...[T]HE government tends to have the federal budget approved hurriedly while playing up its ‘successes’ in flowery language. Presenting the budget is an annual ritual. And it cannot be taken as the final document.
The government continues to unleash mini-budgets throughout the year by increasing the tariff on … petrol, power and gas. The budget contains hidden expenditures. Cuts are applied on expenditure but the saved funds are siphoned off for other uses. The best example is the Lahore metro bus project, which is the product of such a practice.
The common man looks at the budget only to know what benefits it will give him as the figures given in it are too complicated [for him] to understand. ... He assesses inflation through the price hike. Since he fully knows the increase in the rates of oil, power and gas, he easily assesses that the new budget promises more hardships.
This time, the government has announced a 10pc increase in the salaries of its employees. The inflation the country saw during this fiscal year is certainly [much more] than this paltry increase. The rates of almost all daily-use items have gone up. The Zardari government [also] had no control over price hike. And this unbridled inflation makes the 10pc increase merely peanuts. …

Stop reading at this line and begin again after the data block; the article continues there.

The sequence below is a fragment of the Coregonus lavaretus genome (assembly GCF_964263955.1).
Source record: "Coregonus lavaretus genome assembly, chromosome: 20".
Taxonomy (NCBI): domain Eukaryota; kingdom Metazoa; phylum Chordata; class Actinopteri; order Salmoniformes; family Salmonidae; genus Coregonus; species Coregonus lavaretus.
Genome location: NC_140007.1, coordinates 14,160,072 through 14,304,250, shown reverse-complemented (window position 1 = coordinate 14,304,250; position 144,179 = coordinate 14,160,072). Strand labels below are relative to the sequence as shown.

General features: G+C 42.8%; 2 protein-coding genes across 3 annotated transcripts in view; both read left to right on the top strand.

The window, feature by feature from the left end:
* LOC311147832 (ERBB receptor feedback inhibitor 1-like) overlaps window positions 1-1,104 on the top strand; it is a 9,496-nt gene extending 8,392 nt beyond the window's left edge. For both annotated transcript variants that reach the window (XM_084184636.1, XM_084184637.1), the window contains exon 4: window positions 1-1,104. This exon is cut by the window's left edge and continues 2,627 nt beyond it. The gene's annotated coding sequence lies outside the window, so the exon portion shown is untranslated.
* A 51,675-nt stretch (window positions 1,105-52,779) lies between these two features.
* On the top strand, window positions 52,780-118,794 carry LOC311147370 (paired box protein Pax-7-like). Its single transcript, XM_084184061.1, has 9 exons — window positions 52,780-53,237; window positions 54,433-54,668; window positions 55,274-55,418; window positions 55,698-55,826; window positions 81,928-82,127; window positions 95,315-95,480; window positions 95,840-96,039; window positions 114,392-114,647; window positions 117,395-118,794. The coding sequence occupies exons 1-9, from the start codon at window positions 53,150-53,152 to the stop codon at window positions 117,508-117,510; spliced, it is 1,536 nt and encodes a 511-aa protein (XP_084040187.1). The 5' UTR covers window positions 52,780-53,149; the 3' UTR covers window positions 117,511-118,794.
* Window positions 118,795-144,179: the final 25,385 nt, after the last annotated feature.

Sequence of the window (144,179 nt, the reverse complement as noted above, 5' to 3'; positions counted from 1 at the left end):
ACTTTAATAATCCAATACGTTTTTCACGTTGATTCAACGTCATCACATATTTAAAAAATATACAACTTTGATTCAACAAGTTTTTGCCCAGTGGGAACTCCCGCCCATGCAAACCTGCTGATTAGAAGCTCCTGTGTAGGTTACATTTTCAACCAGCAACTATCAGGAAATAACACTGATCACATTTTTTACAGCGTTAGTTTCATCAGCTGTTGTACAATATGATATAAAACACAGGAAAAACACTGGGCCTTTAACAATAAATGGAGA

People are [becoming addicted] to charity through income support schemes. These schemes do not address poverty, which can be tackled only through flourishing businesses and job opportunities. Poverty is addressed and people have purchasing power only if factories are running and business is progressing. [Poverty] cannot be reduced by bombarding hungry people with taxes. ...— (June 4)
Selected and translated by Intikhab Hanif.
Published in Dawn, June 7th, 2014